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What Should Car Battery Voltage Be While Running?

Your battery supplies your car with power. 

Thus, a low battery voltage could affect your car’s performance. 

But, you’re probably wondering, what exactly is an adequate battery voltage? 

While a car is running, the battery voltage should be between 13.5 and 14.5 volts. Yet, a low voltage does not necessarily mean a battery is dying since some batteries simply run low.Instead, to tell if it’s dying, you should check your battery periodically to see if the voltage is decreasing. 

In this article, I will discuss what voltage your battery should be at when your car’s running and how to test your battery’s voltage. 

I will also explain how you can tell if your battery is dying, the cost of a new battery, and how often your battery will need replacing. 

What Should the Car Battery Voltage Be When Running?

A mechanic checks the car's battery using an orange multimeter.

A standard 12-volt battery should have a voltage between 13.5 and 14.5 volts when the car is running. 

However, you should keep in mind that a battery that reads low isn’t necessarily dying. 

The best way to find out if your battery is dying is to read the voltage on your battery several times over an extended period. 

If the voltage goes down each time you test it, your battery is probably dying. 

How to Test Car Battery Voltage

The easiest way to test your car battery’s voltage is with a multimeter. 

You can buy a multimeter at most auto part shops and hardware stores for around $10 to $20. 

To use a multimeter, you first need to set it to 20 DC volts. 

If your multimeter doesn’t allow you to set the numbers, simply put it on DC volts. 

Then, you’ll need to take some safety precautions before opening the hood.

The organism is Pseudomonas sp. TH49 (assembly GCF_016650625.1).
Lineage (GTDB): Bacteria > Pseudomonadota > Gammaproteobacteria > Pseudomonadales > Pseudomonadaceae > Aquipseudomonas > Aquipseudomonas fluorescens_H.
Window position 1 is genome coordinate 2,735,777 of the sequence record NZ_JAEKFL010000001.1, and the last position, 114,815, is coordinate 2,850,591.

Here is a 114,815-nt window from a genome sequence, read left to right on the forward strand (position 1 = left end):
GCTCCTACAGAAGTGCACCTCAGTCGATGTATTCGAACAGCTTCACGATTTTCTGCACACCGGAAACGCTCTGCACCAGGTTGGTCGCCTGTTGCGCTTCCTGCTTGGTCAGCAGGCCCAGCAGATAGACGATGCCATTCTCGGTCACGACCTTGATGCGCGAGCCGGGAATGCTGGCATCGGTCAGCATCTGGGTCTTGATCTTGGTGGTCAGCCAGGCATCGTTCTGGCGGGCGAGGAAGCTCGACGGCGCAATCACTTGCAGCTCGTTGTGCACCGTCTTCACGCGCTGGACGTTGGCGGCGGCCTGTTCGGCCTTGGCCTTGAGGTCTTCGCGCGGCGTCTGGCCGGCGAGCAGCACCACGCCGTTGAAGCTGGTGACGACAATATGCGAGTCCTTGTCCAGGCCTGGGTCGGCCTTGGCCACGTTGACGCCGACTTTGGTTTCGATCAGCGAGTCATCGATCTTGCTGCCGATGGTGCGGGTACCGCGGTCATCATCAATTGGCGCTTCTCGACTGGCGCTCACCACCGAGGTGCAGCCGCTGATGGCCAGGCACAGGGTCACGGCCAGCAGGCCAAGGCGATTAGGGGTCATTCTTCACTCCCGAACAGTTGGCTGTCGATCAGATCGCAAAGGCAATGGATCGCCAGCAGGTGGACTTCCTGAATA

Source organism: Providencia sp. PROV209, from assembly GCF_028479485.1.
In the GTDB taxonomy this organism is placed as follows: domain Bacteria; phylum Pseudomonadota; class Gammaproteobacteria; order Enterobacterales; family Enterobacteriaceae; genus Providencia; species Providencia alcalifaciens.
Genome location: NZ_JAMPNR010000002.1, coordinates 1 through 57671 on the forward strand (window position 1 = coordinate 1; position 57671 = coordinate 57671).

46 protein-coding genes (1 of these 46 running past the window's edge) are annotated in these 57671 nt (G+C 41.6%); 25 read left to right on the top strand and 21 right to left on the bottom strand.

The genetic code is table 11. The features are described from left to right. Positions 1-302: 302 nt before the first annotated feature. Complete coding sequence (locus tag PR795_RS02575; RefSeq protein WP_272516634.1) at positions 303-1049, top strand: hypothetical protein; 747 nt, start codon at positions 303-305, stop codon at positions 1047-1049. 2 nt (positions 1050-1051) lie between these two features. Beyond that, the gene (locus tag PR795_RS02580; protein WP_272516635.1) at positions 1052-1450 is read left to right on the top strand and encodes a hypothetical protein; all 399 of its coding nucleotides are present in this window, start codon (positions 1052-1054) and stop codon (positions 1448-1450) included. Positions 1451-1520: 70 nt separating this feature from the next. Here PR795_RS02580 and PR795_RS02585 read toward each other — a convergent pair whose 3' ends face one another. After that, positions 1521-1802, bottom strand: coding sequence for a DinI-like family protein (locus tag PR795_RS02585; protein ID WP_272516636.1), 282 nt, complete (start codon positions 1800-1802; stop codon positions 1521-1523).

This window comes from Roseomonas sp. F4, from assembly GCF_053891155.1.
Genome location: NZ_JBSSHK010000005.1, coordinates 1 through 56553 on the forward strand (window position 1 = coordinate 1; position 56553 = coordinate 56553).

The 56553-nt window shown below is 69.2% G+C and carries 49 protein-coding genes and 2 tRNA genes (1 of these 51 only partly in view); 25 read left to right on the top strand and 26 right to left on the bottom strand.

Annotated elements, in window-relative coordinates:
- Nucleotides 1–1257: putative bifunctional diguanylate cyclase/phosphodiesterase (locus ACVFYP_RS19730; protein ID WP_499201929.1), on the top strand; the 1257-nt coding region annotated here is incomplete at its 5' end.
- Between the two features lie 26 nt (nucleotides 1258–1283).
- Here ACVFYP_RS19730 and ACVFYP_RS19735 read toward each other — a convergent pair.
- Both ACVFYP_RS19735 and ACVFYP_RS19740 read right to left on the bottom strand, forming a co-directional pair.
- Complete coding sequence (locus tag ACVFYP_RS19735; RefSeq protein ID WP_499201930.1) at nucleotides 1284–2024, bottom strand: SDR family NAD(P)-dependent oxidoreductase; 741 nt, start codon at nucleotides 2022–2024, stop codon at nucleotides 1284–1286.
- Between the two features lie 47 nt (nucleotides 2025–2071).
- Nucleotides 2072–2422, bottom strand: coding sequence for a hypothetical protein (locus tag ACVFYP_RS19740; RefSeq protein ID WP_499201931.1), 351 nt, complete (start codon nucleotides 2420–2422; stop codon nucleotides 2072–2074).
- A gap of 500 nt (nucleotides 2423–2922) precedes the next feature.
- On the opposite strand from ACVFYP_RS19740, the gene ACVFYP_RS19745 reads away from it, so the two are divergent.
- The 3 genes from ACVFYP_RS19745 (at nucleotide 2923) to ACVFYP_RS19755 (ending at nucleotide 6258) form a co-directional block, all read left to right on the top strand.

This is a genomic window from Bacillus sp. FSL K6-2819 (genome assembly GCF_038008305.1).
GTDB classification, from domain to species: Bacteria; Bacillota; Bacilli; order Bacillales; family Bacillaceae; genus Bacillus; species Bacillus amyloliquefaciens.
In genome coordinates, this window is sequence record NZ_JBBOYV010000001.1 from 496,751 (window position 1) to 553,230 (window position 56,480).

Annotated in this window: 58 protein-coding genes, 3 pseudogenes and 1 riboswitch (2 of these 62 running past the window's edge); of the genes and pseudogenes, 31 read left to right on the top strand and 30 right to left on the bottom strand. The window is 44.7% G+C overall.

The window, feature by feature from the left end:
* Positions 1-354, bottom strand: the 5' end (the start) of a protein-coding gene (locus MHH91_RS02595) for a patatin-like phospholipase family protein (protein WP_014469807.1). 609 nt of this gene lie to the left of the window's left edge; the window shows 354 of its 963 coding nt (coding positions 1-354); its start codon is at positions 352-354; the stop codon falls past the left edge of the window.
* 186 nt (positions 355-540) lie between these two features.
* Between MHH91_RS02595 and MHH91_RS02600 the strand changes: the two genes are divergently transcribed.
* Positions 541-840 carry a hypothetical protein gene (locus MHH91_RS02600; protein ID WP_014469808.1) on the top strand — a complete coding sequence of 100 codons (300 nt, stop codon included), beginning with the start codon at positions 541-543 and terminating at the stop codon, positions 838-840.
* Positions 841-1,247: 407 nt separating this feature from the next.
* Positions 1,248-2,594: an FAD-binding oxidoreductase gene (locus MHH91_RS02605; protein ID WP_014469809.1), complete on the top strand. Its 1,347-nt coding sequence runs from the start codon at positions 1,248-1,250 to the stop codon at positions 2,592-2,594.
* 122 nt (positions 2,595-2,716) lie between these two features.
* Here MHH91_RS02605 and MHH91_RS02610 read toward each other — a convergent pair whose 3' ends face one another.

For instance, you should put your car in park and engage the parking brake. 

Also, you should secure loose clothing items, dangling jewelry, and long hair to keep them from getting caught in any of the moving belts or fans under your hood. 

Next, turn your vehicle on and open the hood

Now, you need to find your battery. 

The battery is a rather large black box near your engine with one red and one black cable attached. 

Once you’ve found the battery, locate the positive and negative terminals. 

Typically, the positive terminal will have a “+” sign and a red cable running from it. 

The negative terminal will have a “-” sign and a black cable. 

After identifying the terminals, press the red probe on the multimeter to the positive terminal and the black probe to the negative terminal. 

The multimeter should now give you a reading in DC volts. 

8 Signs That a Car Battery Is Dying 

A mechanic replacing the car's battery.

Since voltage alone can’t always tell you if a car battery is dying, you should instead watch for the following signs that your battery is reaching the end of its life.

Sign One: Corrosion 

When a battery starts to leak acid, you will begin to notice corrosion around the battery terminals. 

This corrosion is usually a blue-green color and looks kind of like crystals. 

If you see this on your battery, know that you will soon need to get it replaced. 

Sign Two: Your Battery Smells Bad 

If you think your battery may be dying, open your hood and see if you notice a smell similar to rotten eggs or standing water. 

If you do, your battery is probably close to dying. 

You see, when batteries start to die, they leak battery acid.